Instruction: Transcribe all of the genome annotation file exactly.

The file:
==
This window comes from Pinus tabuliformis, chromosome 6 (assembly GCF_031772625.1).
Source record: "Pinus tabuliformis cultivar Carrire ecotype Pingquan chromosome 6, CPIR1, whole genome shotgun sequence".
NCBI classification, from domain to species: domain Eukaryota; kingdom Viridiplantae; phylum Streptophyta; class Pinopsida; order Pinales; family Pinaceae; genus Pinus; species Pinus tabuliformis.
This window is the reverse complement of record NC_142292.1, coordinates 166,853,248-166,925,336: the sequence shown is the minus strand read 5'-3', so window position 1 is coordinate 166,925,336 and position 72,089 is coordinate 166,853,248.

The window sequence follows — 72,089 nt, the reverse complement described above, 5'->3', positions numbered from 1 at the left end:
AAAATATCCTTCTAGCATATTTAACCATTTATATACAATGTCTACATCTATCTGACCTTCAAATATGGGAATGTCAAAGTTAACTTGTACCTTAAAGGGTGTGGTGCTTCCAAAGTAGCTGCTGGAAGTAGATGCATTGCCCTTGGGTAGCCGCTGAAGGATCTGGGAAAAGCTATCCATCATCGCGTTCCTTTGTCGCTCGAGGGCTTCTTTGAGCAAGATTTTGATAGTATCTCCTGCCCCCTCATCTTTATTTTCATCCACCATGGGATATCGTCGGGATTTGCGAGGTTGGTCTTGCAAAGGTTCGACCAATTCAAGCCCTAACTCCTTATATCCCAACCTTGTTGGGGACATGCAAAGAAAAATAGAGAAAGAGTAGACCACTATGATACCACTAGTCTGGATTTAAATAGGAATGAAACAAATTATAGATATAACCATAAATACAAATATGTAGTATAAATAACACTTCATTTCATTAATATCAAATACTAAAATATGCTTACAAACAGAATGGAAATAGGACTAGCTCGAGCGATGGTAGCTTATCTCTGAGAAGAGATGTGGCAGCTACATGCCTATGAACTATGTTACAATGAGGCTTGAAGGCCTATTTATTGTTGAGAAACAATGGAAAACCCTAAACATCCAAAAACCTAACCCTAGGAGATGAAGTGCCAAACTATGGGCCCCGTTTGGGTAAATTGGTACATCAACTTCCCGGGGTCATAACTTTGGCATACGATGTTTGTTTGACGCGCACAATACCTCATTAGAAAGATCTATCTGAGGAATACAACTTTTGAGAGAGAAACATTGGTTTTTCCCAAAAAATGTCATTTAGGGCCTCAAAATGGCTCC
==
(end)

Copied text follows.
This window comes from Pinus tabuliformis, chromosome 6 (assembly GCF_031772625.1).
Source record: "Pinus tabuliformis cultivar Carrire ecotype Pingquan chromosome 6, CPIR1, whole genome shotgun sequence".
NCBI classification, from domain to species: domain Eukaryota; kingdom Viridiplantae; phylum Streptophyta; class Pinopsida; order Pinales; family Pinaceae; genus Pinus; species Pinus tabuliformis.
This window is the reverse complement of record NC_142292.1, coordinates 166,853,248-166,925,336: the sequence shown is the minus strand read 5'-3', so window position 1 is coordinate 166,925,336 and position 72,089 is coordinate 166,853,248.

The window sequence follows — 72,089 nt, the reverse complement described above, 5'->3', positions numbered from 1 at the left end:
AAAATATCCTTCTAGCATATTTAACCATTTATATACAATGTCTACATCTATCTGACCTTCAAATATGGGAATGTCAAAGTTAACTTGTACCTTAAAGGGTGTGGTGCTTCCAAAGTAGCTGCTGGAAGTAGATGCATTGCCCTTGGGTAGCCGCTGAAGGATCTGGGAAAAGCTATCCATCATCGCGTTCCTTTGTCGCTCGAGGGCTTCTTTGAGCAAGATTTTGATAGTATCTCCTGCCCCCTCATCTTTATTTTCATCCACCATGGGATATCGTCGGGATTTGCGAGGTTGGTCTTGCAAAGGTTCGACCAATTCAAGCCCTAACTCCTTATATCCCAACCTTGTTGGGGACATGCAAAGAAAAATAGAGAAAGAGTAGACCACTATGATACCACTAGTCTGGATTTAAATAGGAATGAAACAAATTATAGATATAACCATAAATACAAATATGTAGTATAAATAACACTTCATTTCATTAATATCAAATACTAAAATATGCTTACAAACAGAATGGAAATAGGACTAGCTCGAGCGATGGTAGCTTATCTCTGAGAAGAGATGTGGCAGCTACATGCCTATGAACTATGTTACAATGAGGCTTGAAGGCCTATTTATTGTTGAGAAACAATGGAAAACCCTAAACATCCAAAAACCTAACCCTAGGAGATGAAGTGCCAAACTATGGGCCCCGTTTGGGTAAATTGGTACATCAACTTCCCGGGGTCATAACTTTGGCATACGATGTTTGTTTGACGCGCACAATACCTCATTAGAAAGATCTATCTGAGGAATACAACTTTTGAGAGAGAAACATTGGTTTTTCCCAAAAAATGTCATTTAGGGCCTCAAAATGGCTCC